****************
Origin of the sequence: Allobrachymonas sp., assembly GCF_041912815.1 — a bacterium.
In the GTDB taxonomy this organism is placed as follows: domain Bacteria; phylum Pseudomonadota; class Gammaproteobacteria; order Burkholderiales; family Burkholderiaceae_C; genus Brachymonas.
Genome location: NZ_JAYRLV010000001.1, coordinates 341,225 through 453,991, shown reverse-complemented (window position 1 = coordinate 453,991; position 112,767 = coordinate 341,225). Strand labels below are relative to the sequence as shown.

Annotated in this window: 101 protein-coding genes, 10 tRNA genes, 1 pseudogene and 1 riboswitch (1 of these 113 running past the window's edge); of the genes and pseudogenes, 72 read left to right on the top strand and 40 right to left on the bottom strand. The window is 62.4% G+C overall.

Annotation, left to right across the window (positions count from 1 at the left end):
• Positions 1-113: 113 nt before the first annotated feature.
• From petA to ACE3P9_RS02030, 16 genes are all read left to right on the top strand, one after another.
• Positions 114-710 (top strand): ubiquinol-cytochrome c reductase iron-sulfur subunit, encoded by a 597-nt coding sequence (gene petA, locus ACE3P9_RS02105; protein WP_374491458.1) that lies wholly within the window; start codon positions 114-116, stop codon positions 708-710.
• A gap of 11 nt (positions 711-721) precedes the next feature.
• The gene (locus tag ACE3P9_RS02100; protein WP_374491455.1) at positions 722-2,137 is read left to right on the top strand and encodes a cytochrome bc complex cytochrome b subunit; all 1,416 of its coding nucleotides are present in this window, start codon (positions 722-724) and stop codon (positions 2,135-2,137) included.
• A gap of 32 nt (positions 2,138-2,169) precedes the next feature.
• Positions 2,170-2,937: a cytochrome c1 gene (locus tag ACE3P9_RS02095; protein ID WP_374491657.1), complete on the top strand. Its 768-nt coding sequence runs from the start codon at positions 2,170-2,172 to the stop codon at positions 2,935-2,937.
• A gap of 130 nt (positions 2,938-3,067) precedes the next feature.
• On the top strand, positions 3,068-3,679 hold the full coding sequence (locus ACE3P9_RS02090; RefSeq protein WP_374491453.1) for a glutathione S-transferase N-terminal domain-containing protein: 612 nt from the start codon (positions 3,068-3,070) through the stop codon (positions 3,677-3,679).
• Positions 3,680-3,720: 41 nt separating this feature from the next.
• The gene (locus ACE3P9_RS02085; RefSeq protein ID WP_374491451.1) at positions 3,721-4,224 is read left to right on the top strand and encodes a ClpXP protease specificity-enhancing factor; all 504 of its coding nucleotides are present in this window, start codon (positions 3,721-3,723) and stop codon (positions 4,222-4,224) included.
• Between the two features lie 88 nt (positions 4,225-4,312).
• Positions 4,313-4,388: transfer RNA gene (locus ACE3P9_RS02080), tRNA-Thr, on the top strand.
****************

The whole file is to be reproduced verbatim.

Origin of the sequence: Allobrachymonas sp., assembly GCF_041912815.1 — a bacterium.
In the GTDB taxonomy this organism is placed as follows: domain Bacteria; phylum Pseudomonadota; class Gammaproteobacteria; order Burkholderiales; family Burkholderiaceae_C; genus Brachymonas.
Genome location: NZ_JAYRLV010000001.1, coordinates 341,225 through 453,991, shown reverse-complemented (window position 1 = coordinate 453,991; position 112,767 = coordinate 341,225). Strand labels below are relative to the sequence as shown.

Annotated in this window: 101 protein-coding genes, 10 tRNA genes, 1 pseudogene and 1 riboswitch (1 of these 113 running past the window's edge); of the genes and pseudogenes, 72 read left to right on the top strand and 40 right to left on the bottom strand. The window is 62.4% G+C overall.

Annotation, left to right across the window (positions count from 1 at the left end):
• Positions 1-113: 113 nt before the first annotated feature.
• From petA to ACE3P9_RS02030, 16 genes are all read left to right on the top strand, one after another.
• Positions 114-710 (top strand): ubiquinol-cytochrome c reductase iron-sulfur subunit, encoded by a 597-nt coding sequence (gene petA, locus ACE3P9_RS02105; protein WP_374491458.1) that lies wholly within the window; start codon positions 114-116, stop codon positions 708-710.
• A gap of 11 nt (positions 711-721) precedes the next feature.
• The gene (locus tag ACE3P9_RS02100; protein WP_374491455.1) at positions 722-2,137 is read left to right on the top strand and encodes a cytochrome bc complex cytochrome b subunit; all 1,416 of its coding nucleotides are present in this window, start codon (positions 722-724) and stop codon (positions 2,135-2,137) included.
• A gap of 32 nt (positions 2,138-2,169) precedes the next feature.
• Positions 2,170-2,937: a cytochrome c1 gene (locus tag ACE3P9_RS02095; protein ID WP_374491657.1), complete on the top strand. Its 768-nt coding sequence runs from the start codon at positions 2,170-2,172 to the stop codon at positions 2,935-2,937.
• A gap of 130 nt (positions 2,938-3,067) precedes the next feature.
• On the top strand, positions 3,068-3,679 hold the full coding sequence (locus ACE3P9_RS02090; RefSeq protein WP_374491453.1) for a glutathione S-transferase N-terminal domain-containing protein: 612 nt from the start codon (positions 3,068-3,070) through the stop codon (positions 3,677-3,679).
• Positions 3,680-3,720: 41 nt separating this feature from the next.
• The gene (locus ACE3P9_RS02085; RefSeq protein ID WP_374491451.1) at positions 3,721-4,224 is read left to right on the top strand and encodes a ClpXP protease specificity-enhancing factor; all 504 of its coding nucleotides are present in this window, start codon (positions 3,721-3,723) and stop codon (positions 4,222-4,224) included.
• Between the two features lie 88 nt (positions 4,225-4,312).
• Positions 4,313-4,388: transfer RNA gene (locus ACE3P9_RS02080), tRNA-Thr, on the top strand.